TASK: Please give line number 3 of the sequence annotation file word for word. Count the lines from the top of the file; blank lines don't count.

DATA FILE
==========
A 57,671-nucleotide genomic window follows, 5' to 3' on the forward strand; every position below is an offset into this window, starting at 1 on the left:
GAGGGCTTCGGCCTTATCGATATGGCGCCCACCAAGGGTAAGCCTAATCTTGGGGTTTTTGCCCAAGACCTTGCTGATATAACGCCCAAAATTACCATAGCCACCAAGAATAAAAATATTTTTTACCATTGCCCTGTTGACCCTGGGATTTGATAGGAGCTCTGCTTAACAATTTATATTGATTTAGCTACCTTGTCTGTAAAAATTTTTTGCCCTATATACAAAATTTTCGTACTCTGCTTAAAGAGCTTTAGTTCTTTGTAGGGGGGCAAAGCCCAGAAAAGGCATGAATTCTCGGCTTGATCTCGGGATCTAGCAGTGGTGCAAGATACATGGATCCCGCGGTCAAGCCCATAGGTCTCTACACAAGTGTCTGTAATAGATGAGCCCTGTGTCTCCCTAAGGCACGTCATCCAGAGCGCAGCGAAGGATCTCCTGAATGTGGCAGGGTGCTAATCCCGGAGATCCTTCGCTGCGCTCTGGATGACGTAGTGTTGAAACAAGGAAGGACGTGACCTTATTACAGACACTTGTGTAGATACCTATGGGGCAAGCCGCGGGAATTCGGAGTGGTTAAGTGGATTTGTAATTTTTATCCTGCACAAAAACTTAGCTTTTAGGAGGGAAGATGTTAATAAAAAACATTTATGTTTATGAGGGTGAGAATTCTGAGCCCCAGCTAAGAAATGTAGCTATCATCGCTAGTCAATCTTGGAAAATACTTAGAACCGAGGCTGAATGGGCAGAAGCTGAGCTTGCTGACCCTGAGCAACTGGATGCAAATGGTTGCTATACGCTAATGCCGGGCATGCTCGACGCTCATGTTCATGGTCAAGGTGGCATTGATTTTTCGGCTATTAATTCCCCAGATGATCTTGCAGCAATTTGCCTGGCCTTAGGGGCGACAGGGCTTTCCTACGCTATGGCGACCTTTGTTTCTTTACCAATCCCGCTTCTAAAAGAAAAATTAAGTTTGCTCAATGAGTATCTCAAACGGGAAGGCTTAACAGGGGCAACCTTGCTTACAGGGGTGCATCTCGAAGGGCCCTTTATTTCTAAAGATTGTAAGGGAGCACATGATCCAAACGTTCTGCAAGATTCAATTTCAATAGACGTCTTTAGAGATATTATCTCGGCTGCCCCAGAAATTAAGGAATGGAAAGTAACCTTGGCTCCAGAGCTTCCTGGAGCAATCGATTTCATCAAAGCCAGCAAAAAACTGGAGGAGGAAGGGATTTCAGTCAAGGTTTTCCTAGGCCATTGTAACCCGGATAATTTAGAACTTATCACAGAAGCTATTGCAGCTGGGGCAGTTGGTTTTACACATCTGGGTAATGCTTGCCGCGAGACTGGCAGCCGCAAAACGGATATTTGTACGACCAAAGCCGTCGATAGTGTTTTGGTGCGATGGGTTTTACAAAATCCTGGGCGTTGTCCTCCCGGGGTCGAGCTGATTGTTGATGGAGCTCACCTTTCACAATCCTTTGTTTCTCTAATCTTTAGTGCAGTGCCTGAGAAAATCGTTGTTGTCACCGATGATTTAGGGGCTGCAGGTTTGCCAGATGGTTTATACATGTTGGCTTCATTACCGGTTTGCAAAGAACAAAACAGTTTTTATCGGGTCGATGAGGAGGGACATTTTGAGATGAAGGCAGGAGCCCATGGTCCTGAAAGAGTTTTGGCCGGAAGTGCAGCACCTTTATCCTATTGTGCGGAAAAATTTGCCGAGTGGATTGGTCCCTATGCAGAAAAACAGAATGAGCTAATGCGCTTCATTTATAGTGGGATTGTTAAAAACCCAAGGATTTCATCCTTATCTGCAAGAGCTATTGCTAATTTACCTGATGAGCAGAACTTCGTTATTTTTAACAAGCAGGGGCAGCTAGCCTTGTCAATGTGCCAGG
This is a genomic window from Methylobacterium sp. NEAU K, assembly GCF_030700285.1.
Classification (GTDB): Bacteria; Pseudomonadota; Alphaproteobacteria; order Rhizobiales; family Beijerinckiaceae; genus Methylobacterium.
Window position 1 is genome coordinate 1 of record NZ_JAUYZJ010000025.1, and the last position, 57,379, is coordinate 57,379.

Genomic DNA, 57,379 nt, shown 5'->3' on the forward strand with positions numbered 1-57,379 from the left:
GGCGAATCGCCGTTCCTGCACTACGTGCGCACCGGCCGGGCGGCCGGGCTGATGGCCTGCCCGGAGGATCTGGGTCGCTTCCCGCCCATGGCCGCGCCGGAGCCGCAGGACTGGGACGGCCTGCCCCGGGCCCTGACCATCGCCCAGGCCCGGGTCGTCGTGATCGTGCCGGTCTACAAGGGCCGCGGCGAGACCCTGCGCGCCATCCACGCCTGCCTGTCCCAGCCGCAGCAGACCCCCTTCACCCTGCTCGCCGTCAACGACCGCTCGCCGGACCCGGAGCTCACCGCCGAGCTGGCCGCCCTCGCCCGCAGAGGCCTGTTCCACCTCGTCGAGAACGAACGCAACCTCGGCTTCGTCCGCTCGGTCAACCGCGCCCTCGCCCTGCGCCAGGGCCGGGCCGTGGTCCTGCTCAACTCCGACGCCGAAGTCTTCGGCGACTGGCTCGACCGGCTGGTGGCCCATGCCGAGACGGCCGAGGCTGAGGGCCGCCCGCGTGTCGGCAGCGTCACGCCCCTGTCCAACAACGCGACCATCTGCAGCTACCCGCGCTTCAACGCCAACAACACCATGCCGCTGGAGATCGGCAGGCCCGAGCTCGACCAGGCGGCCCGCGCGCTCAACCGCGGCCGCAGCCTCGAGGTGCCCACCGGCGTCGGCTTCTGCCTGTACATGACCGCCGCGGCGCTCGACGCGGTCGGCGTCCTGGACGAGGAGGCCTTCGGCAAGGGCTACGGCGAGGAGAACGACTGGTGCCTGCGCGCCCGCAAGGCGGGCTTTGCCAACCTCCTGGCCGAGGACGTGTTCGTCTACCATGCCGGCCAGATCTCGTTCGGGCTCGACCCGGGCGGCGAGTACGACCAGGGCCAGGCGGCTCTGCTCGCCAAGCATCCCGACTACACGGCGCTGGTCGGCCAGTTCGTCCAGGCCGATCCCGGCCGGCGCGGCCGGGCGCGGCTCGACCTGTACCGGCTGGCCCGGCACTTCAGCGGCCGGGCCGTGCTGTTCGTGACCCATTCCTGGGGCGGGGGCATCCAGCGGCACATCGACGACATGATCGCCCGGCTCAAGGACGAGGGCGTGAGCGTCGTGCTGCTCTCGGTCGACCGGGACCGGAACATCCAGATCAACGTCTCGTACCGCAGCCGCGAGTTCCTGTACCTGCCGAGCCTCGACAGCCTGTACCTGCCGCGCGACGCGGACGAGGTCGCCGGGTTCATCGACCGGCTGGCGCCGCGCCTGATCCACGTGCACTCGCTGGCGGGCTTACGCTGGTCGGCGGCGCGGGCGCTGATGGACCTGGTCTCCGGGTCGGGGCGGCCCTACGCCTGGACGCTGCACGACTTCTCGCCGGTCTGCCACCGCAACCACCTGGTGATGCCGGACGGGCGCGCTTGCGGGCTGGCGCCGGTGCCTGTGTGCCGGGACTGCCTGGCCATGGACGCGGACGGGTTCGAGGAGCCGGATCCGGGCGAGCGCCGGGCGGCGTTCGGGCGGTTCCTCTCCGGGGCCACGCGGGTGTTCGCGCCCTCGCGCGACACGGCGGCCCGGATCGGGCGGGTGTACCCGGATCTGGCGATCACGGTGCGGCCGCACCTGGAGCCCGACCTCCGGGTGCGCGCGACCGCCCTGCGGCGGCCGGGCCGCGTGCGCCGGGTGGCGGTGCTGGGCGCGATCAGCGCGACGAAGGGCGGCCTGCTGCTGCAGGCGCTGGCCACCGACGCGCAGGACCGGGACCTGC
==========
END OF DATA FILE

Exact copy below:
This is a genomic window from Methylobacterium sp. NEAU K, assembly GCF_030700285.1.